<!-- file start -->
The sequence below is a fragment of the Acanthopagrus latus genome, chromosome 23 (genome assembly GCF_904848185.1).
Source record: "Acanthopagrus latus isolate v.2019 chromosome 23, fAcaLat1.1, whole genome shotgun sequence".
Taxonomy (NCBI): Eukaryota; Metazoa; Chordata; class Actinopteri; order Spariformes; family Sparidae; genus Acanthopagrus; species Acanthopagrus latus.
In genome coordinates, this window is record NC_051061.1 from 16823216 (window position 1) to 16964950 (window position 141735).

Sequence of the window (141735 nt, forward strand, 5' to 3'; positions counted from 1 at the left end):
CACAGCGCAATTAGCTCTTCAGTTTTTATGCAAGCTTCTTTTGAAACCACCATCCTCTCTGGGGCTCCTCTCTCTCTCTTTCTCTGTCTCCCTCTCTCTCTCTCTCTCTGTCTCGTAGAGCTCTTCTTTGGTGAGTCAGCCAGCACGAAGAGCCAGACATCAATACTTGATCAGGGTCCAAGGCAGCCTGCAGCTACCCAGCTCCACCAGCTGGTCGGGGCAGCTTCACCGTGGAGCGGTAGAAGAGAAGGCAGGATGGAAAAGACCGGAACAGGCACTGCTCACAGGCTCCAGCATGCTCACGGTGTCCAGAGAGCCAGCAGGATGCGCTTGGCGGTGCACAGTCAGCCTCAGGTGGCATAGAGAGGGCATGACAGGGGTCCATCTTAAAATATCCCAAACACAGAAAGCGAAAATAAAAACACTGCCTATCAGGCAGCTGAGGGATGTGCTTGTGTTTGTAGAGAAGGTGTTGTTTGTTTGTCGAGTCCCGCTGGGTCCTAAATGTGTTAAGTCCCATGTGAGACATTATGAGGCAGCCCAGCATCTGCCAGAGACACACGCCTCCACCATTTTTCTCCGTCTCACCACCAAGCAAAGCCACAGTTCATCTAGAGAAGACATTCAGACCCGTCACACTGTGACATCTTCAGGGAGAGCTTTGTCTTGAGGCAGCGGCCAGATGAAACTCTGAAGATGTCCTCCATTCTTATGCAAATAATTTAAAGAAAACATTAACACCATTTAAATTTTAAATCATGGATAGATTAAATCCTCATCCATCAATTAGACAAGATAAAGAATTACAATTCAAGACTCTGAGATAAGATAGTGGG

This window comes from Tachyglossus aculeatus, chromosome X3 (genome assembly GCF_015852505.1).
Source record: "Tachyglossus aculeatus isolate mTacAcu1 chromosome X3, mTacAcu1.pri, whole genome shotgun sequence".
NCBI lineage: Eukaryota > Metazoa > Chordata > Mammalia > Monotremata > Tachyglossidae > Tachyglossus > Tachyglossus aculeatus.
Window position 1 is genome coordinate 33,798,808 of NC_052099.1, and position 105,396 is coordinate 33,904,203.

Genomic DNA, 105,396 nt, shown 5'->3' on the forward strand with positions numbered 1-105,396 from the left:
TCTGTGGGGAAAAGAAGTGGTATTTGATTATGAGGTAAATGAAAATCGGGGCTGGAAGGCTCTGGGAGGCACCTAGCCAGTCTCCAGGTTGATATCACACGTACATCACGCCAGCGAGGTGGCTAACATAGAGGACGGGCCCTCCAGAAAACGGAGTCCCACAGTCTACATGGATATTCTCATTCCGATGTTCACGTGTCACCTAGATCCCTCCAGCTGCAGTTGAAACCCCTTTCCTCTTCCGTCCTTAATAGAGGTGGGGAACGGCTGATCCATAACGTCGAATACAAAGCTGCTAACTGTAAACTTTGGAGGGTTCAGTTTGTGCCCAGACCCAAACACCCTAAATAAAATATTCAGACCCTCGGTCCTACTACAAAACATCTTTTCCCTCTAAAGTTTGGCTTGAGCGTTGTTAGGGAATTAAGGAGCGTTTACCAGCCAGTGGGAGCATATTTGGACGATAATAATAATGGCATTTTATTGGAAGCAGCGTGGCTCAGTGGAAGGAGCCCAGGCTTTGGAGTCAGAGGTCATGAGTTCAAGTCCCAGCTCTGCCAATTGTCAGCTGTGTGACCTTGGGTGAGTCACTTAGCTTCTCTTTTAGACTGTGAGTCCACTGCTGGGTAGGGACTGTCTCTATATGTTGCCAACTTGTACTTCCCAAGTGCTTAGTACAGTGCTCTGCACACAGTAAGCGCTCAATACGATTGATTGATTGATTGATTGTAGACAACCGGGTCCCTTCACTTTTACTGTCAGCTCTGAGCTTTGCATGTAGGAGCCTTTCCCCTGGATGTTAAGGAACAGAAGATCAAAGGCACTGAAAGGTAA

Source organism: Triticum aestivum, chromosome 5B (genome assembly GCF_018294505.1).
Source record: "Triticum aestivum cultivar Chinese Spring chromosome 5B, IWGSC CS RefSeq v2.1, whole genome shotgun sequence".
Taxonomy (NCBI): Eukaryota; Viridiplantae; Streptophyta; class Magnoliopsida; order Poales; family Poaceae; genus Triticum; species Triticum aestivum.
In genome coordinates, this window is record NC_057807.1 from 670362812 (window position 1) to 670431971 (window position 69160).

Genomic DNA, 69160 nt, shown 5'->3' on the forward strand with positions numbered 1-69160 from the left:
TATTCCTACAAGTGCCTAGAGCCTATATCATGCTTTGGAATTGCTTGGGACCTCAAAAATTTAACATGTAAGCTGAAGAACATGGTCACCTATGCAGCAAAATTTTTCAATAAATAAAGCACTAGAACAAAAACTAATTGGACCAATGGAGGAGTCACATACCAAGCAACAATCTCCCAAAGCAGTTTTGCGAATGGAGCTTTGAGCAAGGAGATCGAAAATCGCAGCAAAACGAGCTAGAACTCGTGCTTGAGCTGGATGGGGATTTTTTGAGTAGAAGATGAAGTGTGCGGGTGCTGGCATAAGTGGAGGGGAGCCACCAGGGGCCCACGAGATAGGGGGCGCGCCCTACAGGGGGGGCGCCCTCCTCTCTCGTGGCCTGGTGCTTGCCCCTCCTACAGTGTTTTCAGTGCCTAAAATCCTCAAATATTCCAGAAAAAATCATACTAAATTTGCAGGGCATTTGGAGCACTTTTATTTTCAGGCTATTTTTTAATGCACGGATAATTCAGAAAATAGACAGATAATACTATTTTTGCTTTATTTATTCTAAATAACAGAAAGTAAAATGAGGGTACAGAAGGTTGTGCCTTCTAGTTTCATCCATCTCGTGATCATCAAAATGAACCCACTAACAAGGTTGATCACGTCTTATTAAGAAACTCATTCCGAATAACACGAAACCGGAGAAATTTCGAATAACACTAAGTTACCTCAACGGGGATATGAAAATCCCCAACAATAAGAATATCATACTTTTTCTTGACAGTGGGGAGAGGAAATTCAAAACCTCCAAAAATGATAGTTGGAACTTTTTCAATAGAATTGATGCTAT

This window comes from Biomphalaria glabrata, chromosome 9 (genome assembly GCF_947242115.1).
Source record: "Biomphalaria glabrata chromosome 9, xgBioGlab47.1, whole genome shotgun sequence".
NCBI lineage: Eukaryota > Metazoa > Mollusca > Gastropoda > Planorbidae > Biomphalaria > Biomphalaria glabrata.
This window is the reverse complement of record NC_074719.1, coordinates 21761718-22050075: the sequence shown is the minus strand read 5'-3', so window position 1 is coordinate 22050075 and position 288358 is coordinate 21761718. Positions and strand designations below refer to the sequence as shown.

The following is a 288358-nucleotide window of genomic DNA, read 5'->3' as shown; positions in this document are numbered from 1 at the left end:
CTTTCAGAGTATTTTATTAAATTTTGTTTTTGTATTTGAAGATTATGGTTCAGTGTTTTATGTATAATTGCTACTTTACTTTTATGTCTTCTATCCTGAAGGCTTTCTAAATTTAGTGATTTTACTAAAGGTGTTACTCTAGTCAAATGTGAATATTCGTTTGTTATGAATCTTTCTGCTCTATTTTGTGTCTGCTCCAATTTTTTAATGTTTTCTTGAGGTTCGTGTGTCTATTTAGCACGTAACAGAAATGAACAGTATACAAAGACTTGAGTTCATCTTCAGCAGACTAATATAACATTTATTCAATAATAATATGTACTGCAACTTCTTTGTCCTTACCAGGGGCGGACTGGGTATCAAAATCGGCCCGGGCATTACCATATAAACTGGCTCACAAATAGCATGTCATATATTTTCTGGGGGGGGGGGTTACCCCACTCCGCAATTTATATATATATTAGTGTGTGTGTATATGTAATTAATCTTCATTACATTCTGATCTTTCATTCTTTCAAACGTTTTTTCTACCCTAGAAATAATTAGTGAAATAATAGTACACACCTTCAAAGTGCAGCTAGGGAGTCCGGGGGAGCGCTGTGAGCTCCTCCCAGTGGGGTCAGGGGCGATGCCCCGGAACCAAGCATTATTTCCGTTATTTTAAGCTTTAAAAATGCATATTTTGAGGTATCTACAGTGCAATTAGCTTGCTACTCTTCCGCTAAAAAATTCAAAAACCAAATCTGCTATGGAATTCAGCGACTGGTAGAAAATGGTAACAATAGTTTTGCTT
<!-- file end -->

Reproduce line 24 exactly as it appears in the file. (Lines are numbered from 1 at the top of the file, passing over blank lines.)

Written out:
CTTTCAGAGTATTTTATTAAATTTTGTTTTTGTATTTGAAGATTATGGTTCAGTGTTTTATGTATAATTGCTACTTTACTTTTATGTCTTCTATCCTGAAGGCTTTCTAAATTTAGTGATTTTACTAAAGGTGTTACTCTAGTCAAATGTGAATATTCGTTTGTTATGAATCTTTCTGCTCTATTTTGTGTCTGCTCCAATTTTTTAATGTTTTCTTGAGGTTCGTGTGTCTATTTAGCACGTAACAGAAATGAACAGTATACAAAGACTTGAGTTCATCTTCAGCAGACTAATATAACATTTATTCAATAATAATATGTACTGCAACTTCTTTGTCCTTACCAGGGGCGGACTGGGTATCAAAATCGGCCCGGGCATTACCATATAAACTGGCTCACAAATAGCATGTCATATATTTTCTGGGGGGGGGGGTTACCCCACTCCGCAATTTATATATATATTAGTGTGTGTGTATATGTAATTAATCTTCATTACATTCTGATCTTTCATTCTTTCAAACGTTTTTTCTACCCTAGAAATAATTAGTGAAATAATAGTACACACCTTCAAAGTGCAGCTAGGGAGTCCGGGGGAGCGCTGTGAGCTCCTCCCAGTGGGGTCAGGGGCGATGCCCCGGAACCAAGCATTATTTCCGTTATTTTAAGCTTTAAAAATGCATATTTTGAGGTATCTACAGTGCAATTAGCTTGCTACTCTTCCGCTAAAAAATTCAAAAACCAAATCTGCTATGGAATTCAGCGACTGGTAGAAAATGGTAACAATAGTTTTGCTT